Snow! The Musical

Richard Marsh; original score and lyrics by Andy Caine, Richard Marsh and Guy Pratt
Sound Theatre
(2005)

The West End’s wassail is now in full swing with this new show for Noël featuring almost every Yuletide pop song ever written, plus a bouncy lament to remind us of ‘When Christmas Was Christmas’ as a group of late shoppers go in search of the last bag of sprouts in the shops.

But with three interwoven love stories this is not just a seasonal singalong. Nor does it qualify as a pantomime, although up in Lapland a wicked Father Christmas (Anthony Clegg) has turned himself into a sort of Demon King with a black grizzled beard and a sneer for a smile, dreaming of global domination.

So to get the bad news out of the way: Santa’s dire scheme is to make every day of the year a Christmas Day, even if it means throttling an Easter bunny, slitting the throat of a Fairy Valentine, even stabbing St George with his own sword. And as for a bunch of Halloween ghouls from Transylvania, they are soon signed up to the Perma-Christmas faction as FC’s chief tormentors.

Alas, despite bad taste jokes and dire deeds, none of these machinations really work either as melodrama or comedy. But happily the two hour show is a real crowd-pleaser, one that should work wonders for office parties, thanks to an attractive, versatile line-up of talented performers who combine lovers’ joys and heartbreak with beautifully turned songs and dynamic dance routines.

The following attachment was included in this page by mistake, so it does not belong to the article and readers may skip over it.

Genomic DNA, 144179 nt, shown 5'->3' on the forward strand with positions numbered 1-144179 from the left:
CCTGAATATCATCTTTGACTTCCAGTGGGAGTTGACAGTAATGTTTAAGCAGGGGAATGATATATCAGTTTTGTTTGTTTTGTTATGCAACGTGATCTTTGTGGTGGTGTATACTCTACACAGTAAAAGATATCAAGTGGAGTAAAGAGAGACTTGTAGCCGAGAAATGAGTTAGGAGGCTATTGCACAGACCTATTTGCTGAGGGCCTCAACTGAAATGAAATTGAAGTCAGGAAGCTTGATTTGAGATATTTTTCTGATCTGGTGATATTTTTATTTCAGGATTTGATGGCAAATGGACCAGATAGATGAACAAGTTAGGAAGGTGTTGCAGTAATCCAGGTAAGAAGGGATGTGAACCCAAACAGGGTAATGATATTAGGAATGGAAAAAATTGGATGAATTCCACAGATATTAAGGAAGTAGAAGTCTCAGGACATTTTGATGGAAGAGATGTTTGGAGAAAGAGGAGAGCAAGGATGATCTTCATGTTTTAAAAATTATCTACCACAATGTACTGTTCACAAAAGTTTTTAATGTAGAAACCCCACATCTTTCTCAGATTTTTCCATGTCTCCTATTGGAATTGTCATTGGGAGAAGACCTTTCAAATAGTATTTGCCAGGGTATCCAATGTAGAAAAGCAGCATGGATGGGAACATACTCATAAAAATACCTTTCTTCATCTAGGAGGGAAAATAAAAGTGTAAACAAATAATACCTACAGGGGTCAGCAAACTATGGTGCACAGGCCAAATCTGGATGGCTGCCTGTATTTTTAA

As star of the show Bennett Andrews plays Nick, a Christmas elf, like a romantic leprechaun in emerald green, who comes down to earth to save us from Santa’s schemes, and finds himself falling in love with Victoria Bush’s deliciously cuddly Lizzie.

Their high-stepping ‘Fairy Tale of New York’ number features some really nifty footwork leaving Lizzie to dream of ‘Walking in the Air’, a melody that sends delicious shivers up one’s spine.

But Andrews also gives us a sensational song and dance rendering of ‘Baby, It’s Cold Outside’, this time with pretty platinum blonde Hannah Spearritt, vocal star from S-Club 7, making her stage debut with this show as love-lorn Jilly, but clearly with a fine future in prospect as a musical actress.

Their romcom encounter, under one of Santa’s evil spells, leaves Jack — Daniel Reeves as Jilly’s ever-loving intended — alone and out in the cold. Thus, in pensive mood, he recalls in song that: ‘Last Christmas I Gave You My Heart’: although of course it will all turn out happily in the end for these star-crossed lovers, torn apart by family religious differences.

Completing a strong line-up Adrian Beaumont’s pious Pete, Jilly’s dad, has warm tender feelings for Jack’s mum, played with leggy insouciance by the tall and gorgeous Louise Davidson, who brings stardust to the show with her impressive list of major musical credits. And I was more than happy to be chucked under the chin by the charming Laura Checkley in Pippy Longstockings as a Frost maiden celebrating the snow of the title.

Tributes are also due to musical director Darren Reeves, leading his trio on keyboard, choreographer Kate Prince, and to Annalise Harvey whose imaginative costume designs enable the eight players to switch in a moment from drab day-wear or cartoon togs, to eye-catching, scarlet and ermine Christmassy outfits that help set the celebratory mood.

Reviewer: John Thaxter